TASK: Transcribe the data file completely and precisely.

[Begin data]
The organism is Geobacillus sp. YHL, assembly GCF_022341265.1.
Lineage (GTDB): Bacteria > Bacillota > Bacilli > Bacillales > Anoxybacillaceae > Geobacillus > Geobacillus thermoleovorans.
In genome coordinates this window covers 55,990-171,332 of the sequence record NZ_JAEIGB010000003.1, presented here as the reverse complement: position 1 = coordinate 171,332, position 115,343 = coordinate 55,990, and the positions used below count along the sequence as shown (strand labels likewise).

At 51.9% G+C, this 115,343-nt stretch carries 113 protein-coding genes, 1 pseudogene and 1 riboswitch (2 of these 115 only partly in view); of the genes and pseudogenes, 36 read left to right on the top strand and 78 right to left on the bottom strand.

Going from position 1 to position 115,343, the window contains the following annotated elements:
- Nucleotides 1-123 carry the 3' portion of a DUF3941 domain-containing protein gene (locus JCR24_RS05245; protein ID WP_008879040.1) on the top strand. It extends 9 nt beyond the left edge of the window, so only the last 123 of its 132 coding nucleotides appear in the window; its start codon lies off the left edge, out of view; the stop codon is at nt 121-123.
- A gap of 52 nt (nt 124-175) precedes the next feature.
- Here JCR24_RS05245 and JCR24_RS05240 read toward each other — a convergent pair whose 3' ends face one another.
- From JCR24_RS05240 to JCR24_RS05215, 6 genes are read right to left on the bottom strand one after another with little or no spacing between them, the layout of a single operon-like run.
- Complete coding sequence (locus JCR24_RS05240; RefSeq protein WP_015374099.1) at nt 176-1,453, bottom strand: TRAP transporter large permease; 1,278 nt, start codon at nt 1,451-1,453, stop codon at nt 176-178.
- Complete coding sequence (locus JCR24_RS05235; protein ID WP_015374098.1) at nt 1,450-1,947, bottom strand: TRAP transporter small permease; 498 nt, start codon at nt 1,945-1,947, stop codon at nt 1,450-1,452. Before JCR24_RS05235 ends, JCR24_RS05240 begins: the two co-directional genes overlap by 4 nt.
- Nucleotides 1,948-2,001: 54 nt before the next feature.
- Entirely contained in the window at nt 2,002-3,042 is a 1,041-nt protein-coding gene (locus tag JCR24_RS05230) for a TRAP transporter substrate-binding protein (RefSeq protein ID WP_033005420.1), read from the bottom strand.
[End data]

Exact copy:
The organism is Geobacillus sp. YHL, assembly GCF_022341265.1.
Lineage (GTDB): Bacteria > Bacillota > Bacilli > Bacillales > Anoxybacillaceae > Geobacillus > Geobacillus thermoleovorans.
In genome coordinates this window covers 55,990-171,332 of the sequence record NZ_JAEIGB010000003.1, presented here as the reverse complement: position 1 = coordinate 171,332, position 115,343 = coordinate 55,990, and the positions used below count along the sequence as shown (strand labels likewise).

At 51.9% G+C, this 115,343-nt stretch carries 113 protein-coding genes, 1 pseudogene and 1 riboswitch (2 of these 115 only partly in view); of the genes and pseudogenes, 36 read left to right on the top strand and 78 right to left on the bottom strand.

Going from position 1 to position 115,343, the window contains the following annotated elements:
- Nucleotides 1-123 carry the 3' portion of a DUF3941 domain-containing protein gene (locus JCR24_RS05245; protein ID WP_008879040.1) on the top strand. It extends 9 nt beyond the left edge of the window, so only the last 123 of its 132 coding nucleotides appear in the window; its start codon lies off the left edge, out of view; the stop codon is at nt 121-123.
- A gap of 52 nt (nt 124-175) precedes the next feature.
- Here JCR24_RS05245 and JCR24_RS05240 read toward each other — a convergent pair whose 3' ends face one another.
- From JCR24_RS05240 to JCR24_RS05215, 6 genes are read right to left on the bottom strand one after another with little or no spacing between them, the layout of a single operon-like run.
- Complete coding sequence (locus JCR24_RS05240; RefSeq protein WP_015374099.1) at nt 176-1,453, bottom strand: TRAP transporter large permease; 1,278 nt, start codon at nt 1,451-1,453, stop codon at nt 176-178.
- Complete coding sequence (locus JCR24_RS05235; protein ID WP_015374098.1) at nt 1,450-1,947, bottom strand: TRAP transporter small permease; 498 nt, start codon at nt 1,945-1,947, stop codon at nt 1,450-1,452. Before JCR24_RS05235 ends, JCR24_RS05240 begins: the two co-directional genes overlap by 4 nt.
- Nucleotides 1,948-2,001: 54 nt before the next feature.
- Entirely contained in the window at nt 2,002-3,042 is a 1,041-nt protein-coding gene (locus tag JCR24_RS05230) for a TRAP transporter substrate-binding protein (RefSeq protein ID WP_033005420.1), read from the bottom strand.